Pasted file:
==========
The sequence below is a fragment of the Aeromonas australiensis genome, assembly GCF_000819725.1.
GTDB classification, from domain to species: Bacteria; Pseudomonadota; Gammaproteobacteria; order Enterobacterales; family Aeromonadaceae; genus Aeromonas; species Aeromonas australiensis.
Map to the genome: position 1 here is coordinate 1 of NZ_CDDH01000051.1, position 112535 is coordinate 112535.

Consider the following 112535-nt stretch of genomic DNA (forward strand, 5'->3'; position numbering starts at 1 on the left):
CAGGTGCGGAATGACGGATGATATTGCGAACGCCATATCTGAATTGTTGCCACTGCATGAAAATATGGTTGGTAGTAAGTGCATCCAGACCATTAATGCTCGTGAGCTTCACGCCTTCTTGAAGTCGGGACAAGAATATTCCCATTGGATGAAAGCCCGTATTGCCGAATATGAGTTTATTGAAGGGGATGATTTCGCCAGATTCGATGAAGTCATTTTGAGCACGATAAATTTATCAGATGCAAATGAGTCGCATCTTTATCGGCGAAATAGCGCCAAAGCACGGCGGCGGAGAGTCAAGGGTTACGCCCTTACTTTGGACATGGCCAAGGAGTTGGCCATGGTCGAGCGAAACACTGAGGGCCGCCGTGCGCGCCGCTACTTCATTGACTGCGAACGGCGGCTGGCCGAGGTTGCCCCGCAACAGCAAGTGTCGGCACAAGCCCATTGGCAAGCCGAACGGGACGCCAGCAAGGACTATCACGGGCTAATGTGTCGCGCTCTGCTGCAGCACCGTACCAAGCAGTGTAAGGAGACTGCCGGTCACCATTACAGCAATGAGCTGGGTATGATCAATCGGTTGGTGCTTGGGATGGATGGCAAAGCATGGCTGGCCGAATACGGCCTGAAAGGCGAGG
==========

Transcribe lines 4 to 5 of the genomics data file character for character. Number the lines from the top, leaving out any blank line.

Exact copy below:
Consider the following 112535-nt stretch of genomic DNA (forward strand, 5'->3'; position numbering starts at 1 on the left):
CAGGTGCGGAATGACGGATGATATTGCGAACGCCATATCTGAATTGTTGCCACTGCATGAAAATATGGTTGGTAGTAAGTGCATCCAGACCATTAATGCTCGTGAGCTTCACGCCTTCTTGAAGTCGGGACAAGAATATTCCCATTGGATGAAAGCCCGTATTGCCGAATATGAGTTTATTGAAGGGGATGATTTCGCCAGATTCGATGAAGTCATTTTGAGCACGATAAATTTATCAGATGCAAATGAGTCGCATCTTTATCGGCGAAATAGCGCCAAAGCACGGCGGCGGAGAGTCAAGGGTTACGCCCTTACTTTGGACATGGCCAAGGAGTTGGCCATGGTCGAGCGAAACACTGAGGGCCGCCGTGCGCGCCGCTACTTCATTGACTGCGAACGGCGGCTGGCCGAGGTTGCCCCGCAACAGCAAGTGTCGGCACAAGCCCATTGGCAAGCCGAACGGGACGCCAGCAAGGACTATCACGGGCTAATGTGTCGCGCTCTGCTGCAGCACCGTACCAAGCAGTGTAAGGAGACTGCCGGTCACCATTACAGCAATGAGCTGGGTATGATCAATCGGTTGGTGCTTGGGATGGATGGCAAAGCATGGCTGGCCGAATACGGCCTGAAAGGCGAGG